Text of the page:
The solution, security experts say, is to use two checks to protect systems—what's known as two-factor authentication. This combines a security device that people need to keep with them—such as a smart card—with a password or secret personal identification number, or PIN to protect against unauthorized access.
Such security is routinely used by the military and by government agencies. The U.S. Department of Defense has rolled out a Common Access Card to most personnel, and the Transportation Security Administration has started prototyping its Transportation Workers Identity Card and hopes to have the smart cards issued to 200,000 cargo and transportation workers by June 2005.
In its case, Microsoft hopes to tackle the insecurities posed by more than 60,000 employees and contractors who connect to its network through 175 different remote access points worldwide. That kind of implementation can be expensive, costing companies tens of dollars per employee. Centralized identity management systems cut costs and add security. For the most part, two-factor authentication just adds cost, said Charles Fitzgerald, Microsoft's general manager of platform strategies.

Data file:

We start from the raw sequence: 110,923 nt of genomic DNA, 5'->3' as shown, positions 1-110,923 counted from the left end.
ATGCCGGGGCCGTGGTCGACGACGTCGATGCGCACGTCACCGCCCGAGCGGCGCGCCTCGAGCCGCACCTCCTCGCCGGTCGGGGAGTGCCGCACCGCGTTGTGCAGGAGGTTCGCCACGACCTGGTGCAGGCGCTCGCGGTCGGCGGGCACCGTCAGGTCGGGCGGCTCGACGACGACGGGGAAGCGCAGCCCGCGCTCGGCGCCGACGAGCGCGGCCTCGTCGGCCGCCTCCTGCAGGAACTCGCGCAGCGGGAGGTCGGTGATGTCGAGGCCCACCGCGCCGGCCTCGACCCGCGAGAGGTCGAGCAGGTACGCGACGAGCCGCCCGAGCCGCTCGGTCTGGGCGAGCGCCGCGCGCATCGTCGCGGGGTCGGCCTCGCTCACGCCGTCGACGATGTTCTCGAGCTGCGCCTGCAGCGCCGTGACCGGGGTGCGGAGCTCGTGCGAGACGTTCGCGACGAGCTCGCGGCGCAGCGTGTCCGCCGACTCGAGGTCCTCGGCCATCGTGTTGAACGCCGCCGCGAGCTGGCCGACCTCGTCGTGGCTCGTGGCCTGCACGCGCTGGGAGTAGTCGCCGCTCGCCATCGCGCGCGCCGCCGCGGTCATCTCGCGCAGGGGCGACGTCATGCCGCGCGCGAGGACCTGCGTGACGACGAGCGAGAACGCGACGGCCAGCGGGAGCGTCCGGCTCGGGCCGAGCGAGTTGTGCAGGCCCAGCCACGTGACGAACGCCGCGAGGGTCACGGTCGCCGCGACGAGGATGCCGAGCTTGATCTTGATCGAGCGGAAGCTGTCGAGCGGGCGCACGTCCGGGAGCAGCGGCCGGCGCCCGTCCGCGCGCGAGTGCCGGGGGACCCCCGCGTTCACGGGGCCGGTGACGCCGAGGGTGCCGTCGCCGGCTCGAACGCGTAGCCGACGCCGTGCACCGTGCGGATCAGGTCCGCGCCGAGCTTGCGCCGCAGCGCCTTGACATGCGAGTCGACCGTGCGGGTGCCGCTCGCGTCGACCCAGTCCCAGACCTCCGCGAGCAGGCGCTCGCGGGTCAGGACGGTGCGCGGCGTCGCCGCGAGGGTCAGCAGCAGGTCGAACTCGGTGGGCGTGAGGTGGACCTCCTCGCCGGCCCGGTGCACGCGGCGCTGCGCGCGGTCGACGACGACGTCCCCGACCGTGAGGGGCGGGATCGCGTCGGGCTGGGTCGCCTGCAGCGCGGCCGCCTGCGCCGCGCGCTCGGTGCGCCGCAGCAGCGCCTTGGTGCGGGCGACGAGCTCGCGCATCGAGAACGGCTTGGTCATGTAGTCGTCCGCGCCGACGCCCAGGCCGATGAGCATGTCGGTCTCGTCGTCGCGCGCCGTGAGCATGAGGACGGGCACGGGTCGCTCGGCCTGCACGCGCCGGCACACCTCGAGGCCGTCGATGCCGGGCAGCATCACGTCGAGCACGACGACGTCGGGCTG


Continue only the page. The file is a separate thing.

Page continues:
"The move we made was driven by a security perspective, not an operational-cost perspective," he said.
In its internal push, Microsoft is piloting its own technology: It's using .Net-enabled smart cards provided by Axalto, formerly known as Schlumberger. That puts .Net, Microsoft's software platform for running software on any device, back into competition with Sun Microsystems' JavaCard software for smart cards.
The smart-card push comes after Microsoft has made a few missteps in the identity management arena. Its pint-size Windows CE for Smart Cards operating system failed to attract developers. On top of that, its Passport service, a foray into online consumer identity management, did not win over enough service providers to become useful.
Fears about e-commerce fraud are adding momentum to the smart-card drive. The password issue is a lurking iceberg, and e-commerce sites, financial institutions and other large companies have only seen the tip of it, said Perakash Ramamurthy, vice president of products and technology for Oblix, a maker of identity management systems. Consumers and employees have multiple accounts holding personal information, and an attacker only has to find the one with the weakest security.
"Identity is one thing that is being duplicated," Ramamurthy said. "And when you have that information more than once, you have a security hole."
For the moment, Microsoft's plugging of that hole in it internal systems is not being carried over to its technology for consumers. People with password worries will have to wait and see whether the company puts any provisions in place in its software.
"Enterprises are more willing to invest to solve the problems," Microsoft platform strategist Fitzgerald said. "On the consumer side, I am not saying that we are doing nothing in that space, but the things that we have talked about over the last few weeks have little to do with consumers."